By Jonathan London on 6th May 2015

What can contractors expect from the general election?

For contractors and the self-employed, it’s impossible not to be aware of the imminent general election, which has been dominating headlines for months.

Today (May 6th) is the eve of the election itself, with recent polls suggesting the vote will be one of the closest in recent memory. For many, this has been a source of uncertainty and tentativeness, as it becomes increasingly clear which party leader will hold the reins of power once all the votes are tallied.

Naturally, you’ll be wondering about what kind of policies the new administration will be implementing to govern self-employment, and whether they will be better or worse off as a result. Before we all sit and wait for the election results to come in, it’ll be valuable to consider the stated policies of the main parties in order to get a better idea of what is to come, or if you haven’t made your mind up yet, who to vote for.

The Conservative Party

The Conservatives frequently describe themselves as the party of business, and have therefore pledged a number of measures that could be beneficial to small firms and the self-employed.

David Cameron’s party will be hoping to attract votes with policies such as:

  • the introduction of a new Small Business Conciliation service to mediate in disputes, especially over late payment
  • eliminating £10 billion of red tape and bureaucratic processes
  • raising the tax-free personal allowance to £12,500
  • keeping corporation taxes at 20 per cent
  • increasing the size of the Start-Up Loans programme threefold, allowing 75,000 entrepreneurs to borrow money to set up their own business
  • strengthening the Prompt Payment Code to help combat late payers
  • expanding the role of the Office of Tax Simplification on a permanent basis
  • increasing the national minimum wage

The Labour Party

Ed Miliband’s Labour Party will be attempting to appeal to its traditional supporter base with measures aimed at empowering smaller organisations and working individuals. These include:

  • a new lower 10p starting rate of tax
  • a cut and subsequent freeze in business rates
  • the abolition of exploitative zero-hours contracts, meaning those who work regular hours for more than 12 weeks will have right to a regular contract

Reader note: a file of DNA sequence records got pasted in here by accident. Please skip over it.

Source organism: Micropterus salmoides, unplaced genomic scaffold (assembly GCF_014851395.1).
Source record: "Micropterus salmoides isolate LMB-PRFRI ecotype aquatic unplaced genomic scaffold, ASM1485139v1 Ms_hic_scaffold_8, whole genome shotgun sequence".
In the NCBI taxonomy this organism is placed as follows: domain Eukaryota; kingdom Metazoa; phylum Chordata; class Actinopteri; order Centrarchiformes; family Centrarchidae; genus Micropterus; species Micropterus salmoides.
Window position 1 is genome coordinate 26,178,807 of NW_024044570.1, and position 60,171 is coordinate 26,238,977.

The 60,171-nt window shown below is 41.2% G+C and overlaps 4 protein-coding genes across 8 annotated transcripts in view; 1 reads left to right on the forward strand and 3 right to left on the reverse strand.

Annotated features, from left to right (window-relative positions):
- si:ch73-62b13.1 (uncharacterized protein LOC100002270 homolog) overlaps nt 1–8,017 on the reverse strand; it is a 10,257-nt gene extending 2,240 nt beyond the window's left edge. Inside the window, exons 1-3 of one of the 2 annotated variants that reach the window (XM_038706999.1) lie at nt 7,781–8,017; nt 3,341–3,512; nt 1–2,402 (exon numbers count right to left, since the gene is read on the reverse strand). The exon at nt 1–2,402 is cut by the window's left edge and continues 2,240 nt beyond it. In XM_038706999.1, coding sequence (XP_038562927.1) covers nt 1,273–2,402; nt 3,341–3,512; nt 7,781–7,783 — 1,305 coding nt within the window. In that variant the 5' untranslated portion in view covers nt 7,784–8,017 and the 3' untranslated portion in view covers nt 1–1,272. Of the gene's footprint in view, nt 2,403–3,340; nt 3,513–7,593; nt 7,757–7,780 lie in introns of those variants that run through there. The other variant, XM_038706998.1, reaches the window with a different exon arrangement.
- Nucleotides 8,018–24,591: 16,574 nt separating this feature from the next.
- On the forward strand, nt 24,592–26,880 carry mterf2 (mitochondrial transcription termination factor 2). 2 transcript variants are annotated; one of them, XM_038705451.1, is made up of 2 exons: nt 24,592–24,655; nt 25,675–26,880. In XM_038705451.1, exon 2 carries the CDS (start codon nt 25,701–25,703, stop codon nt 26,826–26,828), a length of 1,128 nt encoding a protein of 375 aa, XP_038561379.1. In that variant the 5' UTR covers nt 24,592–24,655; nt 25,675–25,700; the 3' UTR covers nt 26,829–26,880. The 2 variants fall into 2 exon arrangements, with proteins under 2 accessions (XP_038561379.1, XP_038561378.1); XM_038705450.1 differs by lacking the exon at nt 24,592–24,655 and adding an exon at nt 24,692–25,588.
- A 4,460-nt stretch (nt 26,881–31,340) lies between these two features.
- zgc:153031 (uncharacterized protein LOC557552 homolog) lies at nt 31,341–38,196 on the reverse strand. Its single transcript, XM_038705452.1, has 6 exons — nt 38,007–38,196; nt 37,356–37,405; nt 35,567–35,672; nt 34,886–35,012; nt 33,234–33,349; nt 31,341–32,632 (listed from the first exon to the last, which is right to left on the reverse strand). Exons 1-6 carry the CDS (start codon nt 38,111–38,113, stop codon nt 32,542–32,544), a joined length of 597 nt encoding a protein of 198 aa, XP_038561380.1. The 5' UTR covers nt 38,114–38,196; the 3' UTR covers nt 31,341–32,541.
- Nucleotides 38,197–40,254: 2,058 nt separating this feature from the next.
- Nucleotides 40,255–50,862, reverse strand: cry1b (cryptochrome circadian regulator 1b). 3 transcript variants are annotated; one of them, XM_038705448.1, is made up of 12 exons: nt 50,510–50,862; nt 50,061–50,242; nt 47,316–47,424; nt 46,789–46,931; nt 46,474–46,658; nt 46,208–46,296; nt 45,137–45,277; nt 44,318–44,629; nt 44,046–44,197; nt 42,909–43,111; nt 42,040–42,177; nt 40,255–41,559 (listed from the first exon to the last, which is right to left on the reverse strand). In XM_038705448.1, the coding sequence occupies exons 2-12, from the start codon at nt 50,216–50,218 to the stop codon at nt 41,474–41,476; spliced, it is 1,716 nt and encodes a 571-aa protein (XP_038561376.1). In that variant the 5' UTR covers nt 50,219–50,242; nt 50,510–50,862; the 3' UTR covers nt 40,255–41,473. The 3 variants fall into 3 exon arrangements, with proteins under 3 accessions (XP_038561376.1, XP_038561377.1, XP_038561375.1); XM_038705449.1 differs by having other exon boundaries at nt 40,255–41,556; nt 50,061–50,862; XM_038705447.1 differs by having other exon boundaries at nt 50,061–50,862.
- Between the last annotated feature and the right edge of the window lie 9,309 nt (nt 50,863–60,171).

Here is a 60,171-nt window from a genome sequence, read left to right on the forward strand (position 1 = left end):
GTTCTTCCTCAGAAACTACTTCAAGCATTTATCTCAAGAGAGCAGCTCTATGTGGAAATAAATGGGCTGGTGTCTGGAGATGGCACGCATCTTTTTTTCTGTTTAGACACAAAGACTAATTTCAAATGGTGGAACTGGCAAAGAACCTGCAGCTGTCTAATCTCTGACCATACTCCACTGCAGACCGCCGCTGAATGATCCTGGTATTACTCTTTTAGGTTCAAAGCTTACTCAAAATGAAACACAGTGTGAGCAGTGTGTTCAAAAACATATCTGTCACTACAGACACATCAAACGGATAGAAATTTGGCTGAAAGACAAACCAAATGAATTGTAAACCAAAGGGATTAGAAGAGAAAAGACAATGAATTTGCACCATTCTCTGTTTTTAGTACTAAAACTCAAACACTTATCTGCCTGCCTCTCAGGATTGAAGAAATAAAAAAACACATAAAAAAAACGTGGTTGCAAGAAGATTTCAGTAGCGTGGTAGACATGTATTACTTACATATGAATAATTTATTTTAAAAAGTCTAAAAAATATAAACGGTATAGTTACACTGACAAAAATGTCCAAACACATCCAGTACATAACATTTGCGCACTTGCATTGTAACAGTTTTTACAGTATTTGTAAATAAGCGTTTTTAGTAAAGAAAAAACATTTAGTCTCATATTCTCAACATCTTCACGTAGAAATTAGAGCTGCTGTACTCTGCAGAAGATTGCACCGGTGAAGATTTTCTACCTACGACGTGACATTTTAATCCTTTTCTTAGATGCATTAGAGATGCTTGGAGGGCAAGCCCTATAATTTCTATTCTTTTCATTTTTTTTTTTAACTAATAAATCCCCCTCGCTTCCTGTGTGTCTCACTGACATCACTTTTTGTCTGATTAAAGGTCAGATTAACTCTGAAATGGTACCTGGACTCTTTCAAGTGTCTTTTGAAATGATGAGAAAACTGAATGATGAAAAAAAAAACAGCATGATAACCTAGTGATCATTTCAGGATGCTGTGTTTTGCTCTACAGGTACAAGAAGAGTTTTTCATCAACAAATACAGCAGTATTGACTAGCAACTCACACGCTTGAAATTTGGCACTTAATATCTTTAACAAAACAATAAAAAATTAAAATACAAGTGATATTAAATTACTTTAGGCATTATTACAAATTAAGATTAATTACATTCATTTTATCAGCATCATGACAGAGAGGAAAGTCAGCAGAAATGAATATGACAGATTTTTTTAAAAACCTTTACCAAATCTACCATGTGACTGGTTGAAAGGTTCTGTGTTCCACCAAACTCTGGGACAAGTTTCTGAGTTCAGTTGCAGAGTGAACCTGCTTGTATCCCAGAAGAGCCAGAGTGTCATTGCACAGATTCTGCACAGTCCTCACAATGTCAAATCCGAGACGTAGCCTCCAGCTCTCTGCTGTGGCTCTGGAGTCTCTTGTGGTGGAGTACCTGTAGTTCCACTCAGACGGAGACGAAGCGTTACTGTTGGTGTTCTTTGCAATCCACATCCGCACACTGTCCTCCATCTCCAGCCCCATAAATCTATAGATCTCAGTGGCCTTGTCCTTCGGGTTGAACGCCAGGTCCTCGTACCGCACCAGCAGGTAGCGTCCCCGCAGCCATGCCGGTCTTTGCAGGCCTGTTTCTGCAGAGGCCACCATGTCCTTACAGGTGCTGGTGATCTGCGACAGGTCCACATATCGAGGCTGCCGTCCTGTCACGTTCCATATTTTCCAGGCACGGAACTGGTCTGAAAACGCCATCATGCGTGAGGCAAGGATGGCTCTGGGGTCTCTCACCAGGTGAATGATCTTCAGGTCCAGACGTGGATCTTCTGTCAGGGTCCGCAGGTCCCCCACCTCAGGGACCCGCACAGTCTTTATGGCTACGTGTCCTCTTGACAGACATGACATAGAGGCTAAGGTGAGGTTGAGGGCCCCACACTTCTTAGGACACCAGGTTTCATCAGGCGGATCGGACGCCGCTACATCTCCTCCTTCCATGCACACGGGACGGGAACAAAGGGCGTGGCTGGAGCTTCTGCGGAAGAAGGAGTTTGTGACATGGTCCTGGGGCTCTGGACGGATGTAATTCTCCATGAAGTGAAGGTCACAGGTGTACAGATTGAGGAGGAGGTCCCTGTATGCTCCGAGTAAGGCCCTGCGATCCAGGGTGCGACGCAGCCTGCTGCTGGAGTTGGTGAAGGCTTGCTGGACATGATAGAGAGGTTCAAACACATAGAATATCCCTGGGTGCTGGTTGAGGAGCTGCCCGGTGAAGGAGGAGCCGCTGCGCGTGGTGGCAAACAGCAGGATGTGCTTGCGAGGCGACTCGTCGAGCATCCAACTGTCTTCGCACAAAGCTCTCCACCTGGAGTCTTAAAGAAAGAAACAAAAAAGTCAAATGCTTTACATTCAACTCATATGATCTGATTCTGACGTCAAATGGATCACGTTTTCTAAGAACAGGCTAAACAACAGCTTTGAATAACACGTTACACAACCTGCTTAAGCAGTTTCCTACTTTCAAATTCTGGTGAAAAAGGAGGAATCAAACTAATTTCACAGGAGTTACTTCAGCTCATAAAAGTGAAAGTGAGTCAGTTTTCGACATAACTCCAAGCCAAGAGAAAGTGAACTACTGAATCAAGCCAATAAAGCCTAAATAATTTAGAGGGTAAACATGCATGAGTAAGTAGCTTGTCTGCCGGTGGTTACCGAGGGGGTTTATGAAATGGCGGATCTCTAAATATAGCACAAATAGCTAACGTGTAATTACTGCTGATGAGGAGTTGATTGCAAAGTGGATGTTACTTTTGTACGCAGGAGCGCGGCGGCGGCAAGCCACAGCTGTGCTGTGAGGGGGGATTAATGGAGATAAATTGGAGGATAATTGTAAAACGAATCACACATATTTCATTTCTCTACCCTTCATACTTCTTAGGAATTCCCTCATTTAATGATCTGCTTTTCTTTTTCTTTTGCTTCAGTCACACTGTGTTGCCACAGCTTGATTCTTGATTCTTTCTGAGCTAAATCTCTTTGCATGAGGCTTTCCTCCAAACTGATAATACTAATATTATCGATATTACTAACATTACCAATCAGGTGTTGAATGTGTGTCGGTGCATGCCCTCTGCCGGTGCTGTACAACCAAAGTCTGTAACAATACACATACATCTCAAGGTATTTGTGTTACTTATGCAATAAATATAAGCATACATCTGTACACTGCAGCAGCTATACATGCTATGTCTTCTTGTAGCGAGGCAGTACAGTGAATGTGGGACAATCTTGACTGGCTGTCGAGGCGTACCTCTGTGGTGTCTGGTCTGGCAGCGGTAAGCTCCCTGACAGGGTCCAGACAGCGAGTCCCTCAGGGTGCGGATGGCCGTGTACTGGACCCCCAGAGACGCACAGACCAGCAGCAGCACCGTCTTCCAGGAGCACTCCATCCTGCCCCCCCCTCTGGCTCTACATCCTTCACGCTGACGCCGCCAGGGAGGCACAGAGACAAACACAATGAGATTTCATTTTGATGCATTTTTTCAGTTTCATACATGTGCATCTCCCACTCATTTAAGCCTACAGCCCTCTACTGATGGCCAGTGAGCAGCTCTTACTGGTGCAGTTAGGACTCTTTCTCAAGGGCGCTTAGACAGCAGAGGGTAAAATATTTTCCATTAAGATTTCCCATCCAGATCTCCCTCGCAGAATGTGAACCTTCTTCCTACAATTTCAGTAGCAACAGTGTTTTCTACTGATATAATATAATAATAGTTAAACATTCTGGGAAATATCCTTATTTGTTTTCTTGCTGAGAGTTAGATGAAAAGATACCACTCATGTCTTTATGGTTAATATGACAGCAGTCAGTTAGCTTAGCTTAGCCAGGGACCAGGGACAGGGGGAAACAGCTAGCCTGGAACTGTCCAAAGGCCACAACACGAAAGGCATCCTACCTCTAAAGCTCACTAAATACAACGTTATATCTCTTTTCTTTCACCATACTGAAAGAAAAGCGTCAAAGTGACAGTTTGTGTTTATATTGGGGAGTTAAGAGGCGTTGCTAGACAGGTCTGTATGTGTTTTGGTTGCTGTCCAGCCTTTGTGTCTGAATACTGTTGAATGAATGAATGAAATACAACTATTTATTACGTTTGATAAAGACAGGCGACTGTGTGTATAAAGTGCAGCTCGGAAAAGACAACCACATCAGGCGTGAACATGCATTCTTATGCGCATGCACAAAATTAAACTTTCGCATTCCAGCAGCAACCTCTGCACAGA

• the launch of a Small Business Administration to improve the accessibility of procurement contracts and to ensure regulations are designed with small firms in mind
  • a move to tackle rising costs for small businesses and strengthen rules on late payment
  • a crackdown on offshore tax avoidance
  • closing the loophole allowing firms to undercut permanent staff by using agency workers on lower pay

The Liberal Democrats

The Liberal Democrats, led by Nick Clegg, will be pursuing their agenda of social justice and egalitarianism with a number of policies that will affect contractors directly. These include:

  • opening up public procurement to more small and medium-sized companies
  • completing the ongoing review of business rates to reduce the burden of smaller firms
  • raising the personal allowance to £12,500
  • completing the rollout of high-speed broadband to 99.9 per cent of properties, benefiting businesses that depend on web services
  • ensuring employers cannot avoid allocating basic labour rights by wrongly classifying individuals as workers or self-employed
  • cutting red tape curbing unnecessary red tape and exempting small businesses from certain EU rules, potentially including VATMOSS

With a hung parliament the likely outcome of the election, contractors should also be aware of the fact that another coalition government is expected, meaning the victorious leader may need to come to agreements with smaller parties – such as the Scottish National Party, the Green Party and UKIP – before deciding on their approach.

As such, contractors should try and keep themselves abreast of all the latest developments so they know where they stand in the new political paradigm.

Jonathan London Written by Jonathan London

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